The Venue Books
By Giles Moss on July 22nd
We’ve got a 'few' documents in our collection. Just a few. Actually, a huge amount. From build guides to best practices, risk assessments to dimmer channel and DMX address plans. CAD drawings of venues showing seating, staging, extension leads and cable runs, emergency lighting fixtures. Photos of how particularly tricky bits of the rig were done. We keep this all in Google Drive which is great for collaborating over it and keeping it safe, but not ideal for people to follow as they’re up ladders plugging things together.
To bridge the electronic-to-physical gap, we create a Venue Book for every theatre. This is a physical, comb-bound booklet that our venue team uses as its single point of reference for a venue. The first few pages detail the venue particulars: Which room its built in, the contacts we have with the host, the chain of command within our company, stuff like that. It goes on to include plans, guides, some health & safety reference material and the company briefing notes our technicians will explain to every visiting company.
Having a single point of reference is essential for a few reasons: We make minor changes and improvements to our venues and processes every year, so we have a version control challenge whereby we need to ensure old plans or out of date processes aren’t used in error. Having a single venue book, with the year clearly printed upon it, makes this easy. When we tip the storage cupboards out at the start of the Festival, anything labelled as “2018” heads straight for the recycling bin.
Another important function of the book is that the crew has a known point to find all the plans, all the build guides, and references to where further information (there are some bits we don’t print, instead the crews can access it online on demand) can be found.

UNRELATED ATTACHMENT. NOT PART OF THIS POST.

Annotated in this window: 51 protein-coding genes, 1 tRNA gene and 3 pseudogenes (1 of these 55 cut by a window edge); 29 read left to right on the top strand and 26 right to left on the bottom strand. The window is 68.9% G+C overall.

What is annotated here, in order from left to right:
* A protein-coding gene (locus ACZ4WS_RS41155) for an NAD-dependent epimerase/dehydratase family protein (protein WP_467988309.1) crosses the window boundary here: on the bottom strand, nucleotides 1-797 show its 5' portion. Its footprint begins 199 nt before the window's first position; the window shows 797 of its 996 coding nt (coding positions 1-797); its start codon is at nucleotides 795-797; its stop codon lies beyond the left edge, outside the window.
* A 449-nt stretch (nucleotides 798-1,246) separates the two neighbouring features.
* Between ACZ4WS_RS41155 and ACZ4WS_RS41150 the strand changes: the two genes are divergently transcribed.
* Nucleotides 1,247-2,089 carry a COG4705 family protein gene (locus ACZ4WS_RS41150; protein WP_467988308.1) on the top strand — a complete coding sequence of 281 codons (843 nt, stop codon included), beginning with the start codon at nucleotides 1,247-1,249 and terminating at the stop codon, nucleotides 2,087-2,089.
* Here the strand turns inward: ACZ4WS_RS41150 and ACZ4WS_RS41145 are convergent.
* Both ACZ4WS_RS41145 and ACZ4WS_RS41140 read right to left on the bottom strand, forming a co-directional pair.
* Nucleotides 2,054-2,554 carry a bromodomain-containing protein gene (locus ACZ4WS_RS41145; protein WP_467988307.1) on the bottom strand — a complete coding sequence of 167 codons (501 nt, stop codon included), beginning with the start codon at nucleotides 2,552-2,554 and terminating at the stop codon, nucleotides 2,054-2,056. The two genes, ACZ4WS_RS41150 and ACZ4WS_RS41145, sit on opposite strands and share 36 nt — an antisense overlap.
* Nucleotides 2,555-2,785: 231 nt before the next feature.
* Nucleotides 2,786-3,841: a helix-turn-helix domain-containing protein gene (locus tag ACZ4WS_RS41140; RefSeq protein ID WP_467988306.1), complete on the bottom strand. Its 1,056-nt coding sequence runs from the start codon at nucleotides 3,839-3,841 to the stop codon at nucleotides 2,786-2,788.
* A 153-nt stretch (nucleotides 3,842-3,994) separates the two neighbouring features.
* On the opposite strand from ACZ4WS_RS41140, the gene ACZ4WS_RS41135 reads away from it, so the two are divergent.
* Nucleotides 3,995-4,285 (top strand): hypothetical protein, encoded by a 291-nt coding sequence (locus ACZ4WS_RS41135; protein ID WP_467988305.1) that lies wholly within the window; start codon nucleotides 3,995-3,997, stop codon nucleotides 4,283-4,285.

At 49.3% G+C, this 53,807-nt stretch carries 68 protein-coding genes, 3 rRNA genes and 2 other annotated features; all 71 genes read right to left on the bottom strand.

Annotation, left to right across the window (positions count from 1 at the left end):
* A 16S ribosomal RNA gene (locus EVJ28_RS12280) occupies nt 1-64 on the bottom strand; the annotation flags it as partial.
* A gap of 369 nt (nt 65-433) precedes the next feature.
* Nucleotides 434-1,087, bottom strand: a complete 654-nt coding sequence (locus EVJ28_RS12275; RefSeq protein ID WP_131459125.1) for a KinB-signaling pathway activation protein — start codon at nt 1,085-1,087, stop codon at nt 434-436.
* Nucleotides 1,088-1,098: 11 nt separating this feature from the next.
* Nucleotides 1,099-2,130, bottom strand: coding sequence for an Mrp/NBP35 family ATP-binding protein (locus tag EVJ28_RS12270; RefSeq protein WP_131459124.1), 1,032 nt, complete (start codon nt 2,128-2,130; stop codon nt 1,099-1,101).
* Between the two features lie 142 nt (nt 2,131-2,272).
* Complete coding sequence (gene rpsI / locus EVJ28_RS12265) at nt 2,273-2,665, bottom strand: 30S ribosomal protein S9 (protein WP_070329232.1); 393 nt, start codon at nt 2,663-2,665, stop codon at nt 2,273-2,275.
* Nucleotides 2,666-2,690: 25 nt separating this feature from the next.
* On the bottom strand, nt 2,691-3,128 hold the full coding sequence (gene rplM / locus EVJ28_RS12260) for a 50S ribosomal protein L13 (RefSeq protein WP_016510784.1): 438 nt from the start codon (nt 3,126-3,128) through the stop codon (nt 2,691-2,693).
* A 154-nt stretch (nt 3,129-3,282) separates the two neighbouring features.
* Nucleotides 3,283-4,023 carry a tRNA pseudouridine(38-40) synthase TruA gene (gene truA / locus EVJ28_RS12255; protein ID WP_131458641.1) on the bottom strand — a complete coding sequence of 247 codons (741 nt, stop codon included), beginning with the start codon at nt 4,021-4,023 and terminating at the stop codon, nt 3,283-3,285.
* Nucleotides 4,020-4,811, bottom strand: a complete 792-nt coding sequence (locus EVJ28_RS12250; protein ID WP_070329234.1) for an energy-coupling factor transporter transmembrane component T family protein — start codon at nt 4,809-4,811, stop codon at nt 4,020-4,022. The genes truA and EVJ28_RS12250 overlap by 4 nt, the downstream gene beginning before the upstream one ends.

Plans or Build guides?
When building a venue, we offer our teams two primary ways in which they can determine what they need to do. Well, three if you include how we endeavour to ensure there’s an experienced crewmember on each build who has seen the venue go together at least once before. From a paper-based reference stance we have a CAD plan of the venue, which gives the wide view of how things fit together, and we also have a step-by-step list of all the things needed to bolt our venues together in the way we’d like which is known as our build checklist. The checklist includes detail right down to what 4-ways need to be labelled as, which outlets of which distro they’re connected to, where the evacuation plan needs to be posted, where the gel frames need to live.. It’s very detailed and doubles up as the checklist our Senior Production Team uses to determine if a venue is ‘finished, and indeed whether it has been correctly built.
Putting it together
With the build guides nipped and tucked, plans updated, lists of staff refreshed for the new season, I hit up my trusty laser printer and run off thousands of sheets of printing. The unmistakable smell of ozone permeates the house as the pile of paperwork grows and grows. The printer starts to have to take little breaks to cool off.. The toner cartridge starts running out.. There’s a paper jam in the duplexer.. It’s the same every year but after a bit of persuasion we get through it. Then it’s a small matter of reorganising all the sheets from the print order into the 19 packs for our venues and finally comb binding the lot with a shiny cover. The result looks pretty professional - some would say a bit corporate - but it serves its purpose well.